Yoga is a comprehensive system for achieving total health. It calms and focuses the mind, strengthens and heals the body, and can even lead to spiritual fulfillment. The asanas of yoga are much gentler on the body than traditional aggressive physical exercise. For these reasons, yoga is ideal for keeping mother and fetus healthy during pregnancy. A regular yoga practice will prevent back pain, excessive weight gain, and will make delivery easier. Pregnancy yoga is a huge topic, much too broad to be adequately covered in a three page essay, but this treatment can be considered a jumping-off point toward further study.
A regular yoga practice will not only prepare the mother for birth, it will also provide a loving environment for the child from the very beginning of its gestation. Physical fitness will lead to an easier delivery, and yoga not only can make you fit, but will also provide the ability to remain calm and in control of the situation during labor. A regular practice of pranayama and meditation teaches the yogi to live in the moment, embracing the present and all its effects. This is especially important for pregnant mothers, who will no doubt fear their upcoming labor and subsequent sleepless nights. Meditation especially is known to keep fear and discomfort at bay, so the meditator is able to face any eventuality with calm and equanimity. It is easy to see that regular meditation can make one a better mother.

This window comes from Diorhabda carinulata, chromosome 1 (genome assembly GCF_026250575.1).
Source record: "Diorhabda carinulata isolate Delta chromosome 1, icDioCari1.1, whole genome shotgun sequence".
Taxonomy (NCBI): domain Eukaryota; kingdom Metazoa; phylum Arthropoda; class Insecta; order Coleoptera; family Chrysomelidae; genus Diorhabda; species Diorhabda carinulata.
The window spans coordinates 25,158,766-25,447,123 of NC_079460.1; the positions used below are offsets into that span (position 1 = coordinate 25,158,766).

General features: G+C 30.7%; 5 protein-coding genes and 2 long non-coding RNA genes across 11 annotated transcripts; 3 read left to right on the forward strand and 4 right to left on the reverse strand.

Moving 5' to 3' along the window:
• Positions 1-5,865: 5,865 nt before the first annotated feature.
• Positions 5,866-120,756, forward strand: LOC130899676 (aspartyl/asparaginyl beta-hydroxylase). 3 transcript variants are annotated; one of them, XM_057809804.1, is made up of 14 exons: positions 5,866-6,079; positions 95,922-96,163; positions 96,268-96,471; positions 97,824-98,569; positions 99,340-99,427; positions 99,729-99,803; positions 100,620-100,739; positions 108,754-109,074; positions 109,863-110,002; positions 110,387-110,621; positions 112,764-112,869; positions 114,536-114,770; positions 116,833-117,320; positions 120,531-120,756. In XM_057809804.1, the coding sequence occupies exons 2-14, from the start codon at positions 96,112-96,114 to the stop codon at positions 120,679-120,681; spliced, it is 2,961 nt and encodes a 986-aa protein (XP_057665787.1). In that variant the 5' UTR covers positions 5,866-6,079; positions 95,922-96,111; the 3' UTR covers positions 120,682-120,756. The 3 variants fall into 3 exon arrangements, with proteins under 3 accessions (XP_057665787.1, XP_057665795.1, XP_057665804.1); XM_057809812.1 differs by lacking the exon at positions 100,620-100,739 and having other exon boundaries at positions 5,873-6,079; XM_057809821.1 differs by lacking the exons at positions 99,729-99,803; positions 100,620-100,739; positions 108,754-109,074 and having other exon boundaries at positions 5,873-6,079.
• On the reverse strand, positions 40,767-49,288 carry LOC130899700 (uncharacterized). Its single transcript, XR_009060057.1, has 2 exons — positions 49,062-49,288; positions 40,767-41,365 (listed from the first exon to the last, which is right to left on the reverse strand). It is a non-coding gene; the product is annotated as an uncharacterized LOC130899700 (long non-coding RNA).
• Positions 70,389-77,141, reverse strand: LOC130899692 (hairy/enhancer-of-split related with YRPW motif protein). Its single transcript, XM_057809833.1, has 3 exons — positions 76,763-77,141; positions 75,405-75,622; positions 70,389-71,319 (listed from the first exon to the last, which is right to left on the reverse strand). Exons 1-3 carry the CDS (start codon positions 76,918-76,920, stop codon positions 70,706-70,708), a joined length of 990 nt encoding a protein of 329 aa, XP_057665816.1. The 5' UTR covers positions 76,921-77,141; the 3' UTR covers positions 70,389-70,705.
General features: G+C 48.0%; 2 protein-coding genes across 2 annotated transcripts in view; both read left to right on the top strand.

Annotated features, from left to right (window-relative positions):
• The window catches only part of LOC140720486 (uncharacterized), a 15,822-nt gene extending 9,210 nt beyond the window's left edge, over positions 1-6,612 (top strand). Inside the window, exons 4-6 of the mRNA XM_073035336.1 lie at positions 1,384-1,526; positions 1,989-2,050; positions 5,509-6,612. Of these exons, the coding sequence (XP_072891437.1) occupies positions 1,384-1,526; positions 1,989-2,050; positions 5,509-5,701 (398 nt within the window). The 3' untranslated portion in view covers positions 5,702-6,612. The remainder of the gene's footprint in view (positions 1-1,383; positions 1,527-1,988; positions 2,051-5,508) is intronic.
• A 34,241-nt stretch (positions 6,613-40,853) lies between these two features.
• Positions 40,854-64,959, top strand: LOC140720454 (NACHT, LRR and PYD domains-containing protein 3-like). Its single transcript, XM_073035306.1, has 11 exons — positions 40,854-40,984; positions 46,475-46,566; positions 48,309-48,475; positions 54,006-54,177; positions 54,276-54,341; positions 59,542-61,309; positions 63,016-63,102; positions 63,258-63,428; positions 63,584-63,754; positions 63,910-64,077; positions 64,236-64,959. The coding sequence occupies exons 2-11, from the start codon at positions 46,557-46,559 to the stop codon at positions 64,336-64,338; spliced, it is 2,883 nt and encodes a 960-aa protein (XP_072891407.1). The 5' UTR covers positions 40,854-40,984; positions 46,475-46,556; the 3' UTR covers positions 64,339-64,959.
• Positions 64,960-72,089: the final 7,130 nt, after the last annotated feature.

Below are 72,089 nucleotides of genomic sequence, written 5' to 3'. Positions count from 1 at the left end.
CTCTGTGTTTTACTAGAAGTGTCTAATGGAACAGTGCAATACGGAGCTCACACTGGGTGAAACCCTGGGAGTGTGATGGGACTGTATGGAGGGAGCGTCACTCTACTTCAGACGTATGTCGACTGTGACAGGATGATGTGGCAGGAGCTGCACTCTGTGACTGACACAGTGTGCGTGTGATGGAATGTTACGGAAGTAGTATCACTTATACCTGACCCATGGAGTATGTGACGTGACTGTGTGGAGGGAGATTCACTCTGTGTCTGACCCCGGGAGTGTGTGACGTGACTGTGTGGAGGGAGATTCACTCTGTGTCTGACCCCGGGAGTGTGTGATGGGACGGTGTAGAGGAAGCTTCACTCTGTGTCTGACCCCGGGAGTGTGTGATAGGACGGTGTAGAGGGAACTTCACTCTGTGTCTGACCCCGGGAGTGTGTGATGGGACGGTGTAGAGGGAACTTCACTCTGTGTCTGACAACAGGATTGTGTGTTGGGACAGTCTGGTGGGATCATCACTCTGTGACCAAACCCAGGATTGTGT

Yoga can be helpful during pregnancy for the seasoned practitioner or the beginner. In fact, the more adept yogini may notice improvement in her asana form during pregnancy. This is because a hormone called relaxin is being secreted at this time, which loosens the muscles and ligaments (3). Because she may be more flexible than before, the yogini may try to push herself further than she should, which can lead to soreness and injury. It is best to work with a knowledgeable teacher who will guide the yogini in the poses appropriate for her condition. Relaxin continues to surge in the body for about three months after the birth, so the yogini must continue to be vigilant not to over-stretch even then (1). Injuries from overstretching can lead to inflammation of the joints that may never really go away. One of the most basic rules of yoga is to avoid over-exertion, and this is especially true for pregnant women. Bikram and other “hot yogas” are to be avoided because of the risks of dehydration and overheating (3).